Since a while before Christmas, we have been making our own yogurt, butter and cheese here on the Farmlet. With a litre of top quality organic yogurt costing NZ$5.00 and upwards at the supermarket, it makes good economic sense to obtain beautiful creamy milk and make our own yogurt from it. We do not make all our own butter or cheese yet. We make as much butter as we can with the cream skimmed off the top of our six litres per week of creamy Jersey milk. We are getting a lot of satisfaction from doing these things ourselves, and it is good practice for the day when we finally milk our own cows.
Whole, raw milk (Yes, the container is nearly half full of cream)
I’d never made yogurt before, and have been amazed to find how easy it is. This is the method we use:
Heat one quart (one litre) of milk until bubbly but not yet boiling. Take it off the heat and pour it into a shallow container. Cool it until it’s not too hot to hold your finger in it for a few seconds, then stir in a generous tablespoon of yogurt (from your last batch, or a plain commercial yogurt with live cultures). Cover the container, and put it somewhere warm. The aim is to keep it at above body temperature while the cultures grow. We do this by putting it on top of the hot water cylander. It takes about eight hours for the yogurt to set up.
These instructions are not very scientific, but we do end up with tasty yogurt! Experienced yogurt-makers might have better advice than this. Admittedly, out yogurt does not seem to keep as well as the kinds I used buy from the supermarket. Maybe that’s because we are not very careful about regulating the temperature during the process. . . ?
When I was a child, we used to enjoy helping our grandparents make butter out of the cream from their house cow’s milk. They had a big butter churn. Here on the Farmlet, we just put the cream in a jar and shake it until it turns into butter. My grandparents used to have special wooden butter pats for squeezing the buttermilk out of the butter. Kevin and I just rinse it and squeeze it by hand or with a wooden spoon. Butter is one of Kevin’s favourite foods, but he’d never made it before. The first time he saw the golden curds of butter separate from the buttermilk in the jar he was shaking, his face lit up and he let out a yelp of delight. He could hardly believe how easy it was to bring about the magical transformation of cream into butter.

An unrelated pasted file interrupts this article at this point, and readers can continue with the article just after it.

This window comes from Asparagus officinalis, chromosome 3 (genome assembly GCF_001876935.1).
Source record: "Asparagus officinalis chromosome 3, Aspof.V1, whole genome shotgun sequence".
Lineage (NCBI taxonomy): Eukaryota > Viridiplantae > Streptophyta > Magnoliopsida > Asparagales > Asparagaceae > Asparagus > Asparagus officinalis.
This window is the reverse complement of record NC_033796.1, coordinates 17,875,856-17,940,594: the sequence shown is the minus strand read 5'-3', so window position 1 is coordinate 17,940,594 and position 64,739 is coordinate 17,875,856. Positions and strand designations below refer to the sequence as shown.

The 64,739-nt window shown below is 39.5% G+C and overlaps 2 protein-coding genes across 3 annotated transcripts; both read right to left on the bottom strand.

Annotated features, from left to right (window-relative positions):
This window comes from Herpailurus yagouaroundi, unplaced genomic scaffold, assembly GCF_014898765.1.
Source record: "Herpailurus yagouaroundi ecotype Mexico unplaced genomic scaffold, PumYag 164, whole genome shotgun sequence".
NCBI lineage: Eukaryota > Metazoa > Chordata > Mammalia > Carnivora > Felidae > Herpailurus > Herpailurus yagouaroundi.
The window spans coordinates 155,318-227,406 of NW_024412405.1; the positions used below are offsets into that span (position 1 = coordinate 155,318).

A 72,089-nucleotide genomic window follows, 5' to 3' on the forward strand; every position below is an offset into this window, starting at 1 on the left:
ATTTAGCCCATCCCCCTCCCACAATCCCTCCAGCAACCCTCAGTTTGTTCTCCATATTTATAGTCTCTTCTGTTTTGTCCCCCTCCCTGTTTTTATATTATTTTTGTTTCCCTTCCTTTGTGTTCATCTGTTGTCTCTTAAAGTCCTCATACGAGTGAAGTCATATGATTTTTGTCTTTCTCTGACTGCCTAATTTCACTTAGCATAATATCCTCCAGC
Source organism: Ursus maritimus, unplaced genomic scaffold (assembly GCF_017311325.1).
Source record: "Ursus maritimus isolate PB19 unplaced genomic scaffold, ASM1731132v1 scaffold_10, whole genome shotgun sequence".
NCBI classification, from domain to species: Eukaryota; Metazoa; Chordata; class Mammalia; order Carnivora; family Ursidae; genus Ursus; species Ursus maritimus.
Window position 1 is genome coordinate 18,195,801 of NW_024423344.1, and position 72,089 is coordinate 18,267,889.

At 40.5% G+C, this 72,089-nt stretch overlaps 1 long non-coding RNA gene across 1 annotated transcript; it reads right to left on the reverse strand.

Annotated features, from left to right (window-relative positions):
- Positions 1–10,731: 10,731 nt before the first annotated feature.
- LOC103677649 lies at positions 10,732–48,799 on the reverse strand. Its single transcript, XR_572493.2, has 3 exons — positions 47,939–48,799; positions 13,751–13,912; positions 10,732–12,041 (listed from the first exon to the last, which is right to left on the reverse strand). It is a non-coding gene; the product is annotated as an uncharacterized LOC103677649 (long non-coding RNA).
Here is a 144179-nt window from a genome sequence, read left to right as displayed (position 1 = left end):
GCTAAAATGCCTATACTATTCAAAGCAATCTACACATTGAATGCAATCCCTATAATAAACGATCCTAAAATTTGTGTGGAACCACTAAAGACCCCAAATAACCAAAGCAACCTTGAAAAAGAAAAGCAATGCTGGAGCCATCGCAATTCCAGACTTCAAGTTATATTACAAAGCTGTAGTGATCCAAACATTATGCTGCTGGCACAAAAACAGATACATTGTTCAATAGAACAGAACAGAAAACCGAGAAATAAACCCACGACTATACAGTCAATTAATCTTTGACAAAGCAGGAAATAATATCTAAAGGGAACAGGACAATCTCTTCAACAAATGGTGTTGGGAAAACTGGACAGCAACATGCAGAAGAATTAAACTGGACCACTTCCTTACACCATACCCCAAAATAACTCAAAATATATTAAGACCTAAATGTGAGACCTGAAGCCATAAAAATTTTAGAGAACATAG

It is like magic; no, it is magic
A lump of creamy goodness is born
Pat out the extra buttermilk
We make a simple (not aged) farmer cheese out of the buttermilk from the butter making, by heating it to almost boiling and curdling it with vinegar (2 tablespoons of vinegar to 1 quart of milk and/or buttermilk).
Balsamic vinaigrette, tomatoes, basil and lots of soft, white cheese
Once it curdles, take it off the heat, and drain it through a strainer lined with cloth. You can add salt to the curds at this stage if you like. This soft white cheese is good in curry, or served with balsamic vinaigrette, tomatoes and basil.